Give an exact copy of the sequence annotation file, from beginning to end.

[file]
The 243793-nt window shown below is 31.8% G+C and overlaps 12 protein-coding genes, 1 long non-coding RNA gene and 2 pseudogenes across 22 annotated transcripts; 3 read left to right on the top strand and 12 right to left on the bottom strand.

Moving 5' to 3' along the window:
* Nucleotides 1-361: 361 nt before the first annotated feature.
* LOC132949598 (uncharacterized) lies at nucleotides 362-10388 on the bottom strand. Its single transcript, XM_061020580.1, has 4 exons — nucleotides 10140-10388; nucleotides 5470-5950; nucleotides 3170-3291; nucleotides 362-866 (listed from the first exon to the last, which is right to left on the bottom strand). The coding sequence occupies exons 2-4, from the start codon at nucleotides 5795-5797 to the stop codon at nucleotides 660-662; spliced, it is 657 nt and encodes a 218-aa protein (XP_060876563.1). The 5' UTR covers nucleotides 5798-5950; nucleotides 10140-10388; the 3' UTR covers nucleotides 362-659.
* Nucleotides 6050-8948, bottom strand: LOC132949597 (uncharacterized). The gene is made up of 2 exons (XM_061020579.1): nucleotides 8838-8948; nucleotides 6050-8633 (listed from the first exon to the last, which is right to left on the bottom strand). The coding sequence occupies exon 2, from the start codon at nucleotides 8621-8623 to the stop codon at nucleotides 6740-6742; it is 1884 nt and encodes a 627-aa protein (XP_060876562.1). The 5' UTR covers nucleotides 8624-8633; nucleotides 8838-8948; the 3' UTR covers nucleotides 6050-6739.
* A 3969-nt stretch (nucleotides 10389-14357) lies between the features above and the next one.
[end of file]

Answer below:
The 243793-nt window shown below is 31.8% G+C and overlaps 12 protein-coding genes, 1 long non-coding RNA gene and 2 pseudogenes across 22 annotated transcripts; 3 read left to right on the top strand and 12 right to left on the bottom strand.

Moving 5' to 3' along the window:
* Nucleotides 1-361: 361 nt before the first annotated feature.
* LOC132949598 (uncharacterized) lies at nucleotides 362-10388 on the bottom strand. Its single transcript, XM_061020580.1, has 4 exons — nucleotides 10140-10388; nucleotides 5470-5950; nucleotides 3170-3291; nucleotides 362-866 (listed from the first exon to the last, which is right to left on the bottom strand). The coding sequence occupies exons 2-4, from the start codon at nucleotides 5795-5797 to the stop codon at nucleotides 660-662; spliced, it is 657 nt and encodes a 218-aa protein (XP_060876563.1). The 5' UTR covers nucleotides 5798-5950; nucleotides 10140-10388; the 3' UTR covers nucleotides 362-659.
* Nucleotides 6050-8948, bottom strand: LOC132949597 (uncharacterized). The gene is made up of 2 exons (XM_061020579.1): nucleotides 8838-8948; nucleotides 6050-8633 (listed from the first exon to the last, which is right to left on the bottom strand). The coding sequence occupies exon 2, from the start codon at nucleotides 8621-8623 to the stop codon at nucleotides 6740-6742; it is 1884 nt and encodes a 627-aa protein (XP_060876562.1). The 5' UTR covers nucleotides 8624-8633; nucleotides 8838-8948; the 3' UTR covers nucleotides 6050-6739.
* A 3969-nt stretch (nucleotides 10389-14357) lies between the features above and the next one.